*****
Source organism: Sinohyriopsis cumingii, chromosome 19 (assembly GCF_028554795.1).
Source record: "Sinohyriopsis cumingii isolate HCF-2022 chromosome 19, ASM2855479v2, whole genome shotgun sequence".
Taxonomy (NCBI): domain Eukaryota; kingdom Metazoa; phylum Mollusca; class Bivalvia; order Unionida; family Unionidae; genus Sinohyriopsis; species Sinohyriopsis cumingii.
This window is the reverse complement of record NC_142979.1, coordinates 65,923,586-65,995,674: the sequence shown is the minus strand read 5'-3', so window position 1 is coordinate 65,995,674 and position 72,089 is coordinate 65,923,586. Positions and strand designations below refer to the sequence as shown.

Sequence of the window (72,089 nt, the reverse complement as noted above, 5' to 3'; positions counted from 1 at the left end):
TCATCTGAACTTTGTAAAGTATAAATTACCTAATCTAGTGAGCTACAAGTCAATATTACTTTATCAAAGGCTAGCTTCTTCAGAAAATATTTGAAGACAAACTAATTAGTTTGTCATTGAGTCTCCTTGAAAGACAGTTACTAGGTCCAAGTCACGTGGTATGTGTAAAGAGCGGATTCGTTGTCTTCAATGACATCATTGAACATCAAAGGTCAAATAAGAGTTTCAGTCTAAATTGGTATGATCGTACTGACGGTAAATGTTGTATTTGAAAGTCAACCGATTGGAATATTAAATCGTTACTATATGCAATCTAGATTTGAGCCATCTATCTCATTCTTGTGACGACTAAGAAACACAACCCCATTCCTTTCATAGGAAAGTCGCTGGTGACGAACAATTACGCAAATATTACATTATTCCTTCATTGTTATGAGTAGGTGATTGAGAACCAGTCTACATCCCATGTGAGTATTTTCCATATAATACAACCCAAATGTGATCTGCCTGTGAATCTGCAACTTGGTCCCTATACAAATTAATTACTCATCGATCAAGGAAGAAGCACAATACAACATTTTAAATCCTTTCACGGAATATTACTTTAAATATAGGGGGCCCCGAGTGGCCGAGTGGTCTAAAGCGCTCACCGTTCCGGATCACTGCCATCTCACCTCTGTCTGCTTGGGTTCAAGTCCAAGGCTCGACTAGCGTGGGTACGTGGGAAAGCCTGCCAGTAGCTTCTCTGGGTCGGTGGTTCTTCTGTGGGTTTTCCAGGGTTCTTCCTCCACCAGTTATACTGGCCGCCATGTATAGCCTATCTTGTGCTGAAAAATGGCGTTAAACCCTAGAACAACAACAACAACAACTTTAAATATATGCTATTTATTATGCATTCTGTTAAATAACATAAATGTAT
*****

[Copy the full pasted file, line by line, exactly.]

Source organism: Sinohyriopsis cumingii, chromosome 19 (assembly GCF_028554795.1).
Source record: "Sinohyriopsis cumingii isolate HCF-2022 chromosome 19, ASM2855479v2, whole genome shotgun sequence".
Taxonomy (NCBI): domain Eukaryota; kingdom Metazoa; phylum Mollusca; class Bivalvia; order Unionida; family Unionidae; genus Sinohyriopsis; species Sinohyriopsis cumingii.
This window is the reverse complement of record NC_142979.1, coordinates 65,923,586-65,995,674: the sequence shown is the minus strand read 5'-3', so window position 1 is coordinate 65,995,674 and position 72,089 is coordinate 65,923,586. Positions and strand designations below refer to the sequence as shown.

Sequence of the window (72,089 nt, the reverse complement as noted above, 5' to 3'; positions counted from 1 at the left end):
TCATCTGAACTTTGTAAAGTATAAATTACCTAATCTAGTGAGCTACAAGTCAATATTACTTTATCAAAGGCTAGCTTCTTCAGAAAATATTTGAAGACAAACTAATTAGTTTGTCATTGAGTCTCCTTGAAAGACAGTTACTAGGTCCAAGTCACGTGGTATGTGTAAAGAGCGGATTCGTTGTCTTCAATGACATCATTGAACATCAAAGGTCAAATAAGAGTTTCAGTCTAAATTGGTATGATCGTACTGACGGTAAATGTTGTATTTGAAAGTCAACCGATTGGAATATTAAATCGTTACTATATGCAATCTAGATTTGAGCCATCTATCTCATTCTTGTGACGACTAAGAAACACAACCCCATTCCTTTCATAGGAAAGTCGCTGGTGACGAACAATTACGCAAATATTACATTATTCCTTCATTGTTATGAGTAGGTGATTGAGAACCAGTCTACATCCCATGTGAGTATTTTCCATATAATACAACCCAAATGTGATCTGCCTGTGAATCTGCAACTTGGTCCCTATACAAATTAATTACTCATCGATCAAGGAAGAAGCACAATACAACATTTTAAATCCTTTCACGGAATATTACTTTAAATATAGGGGGCCCCGAGTGGCCGAGTGGTCTAAAGCGCTCACCGTTCCGGATCACTGCCATCTCACCTCTGTCTGCTTGGGTTCAAGTCCAAGGCTCGACTAGCGTGGGTACGTGGGAAAGCCTGCCAGTAGCTTCTCTGGGTCGGTGGTTCTTCTGTGGGTTTTCCAGGGTTCTTCCTCCACCAGTTATACTGGCCGCCATGTATAGCCTATCTTGTGCTGAAAAATGGCGTTAAACCCTAGAACAACAACAACAACAACTTTAAATATATGCTATTTATTATGCATTCTGTTAAATAACATAAATGTAT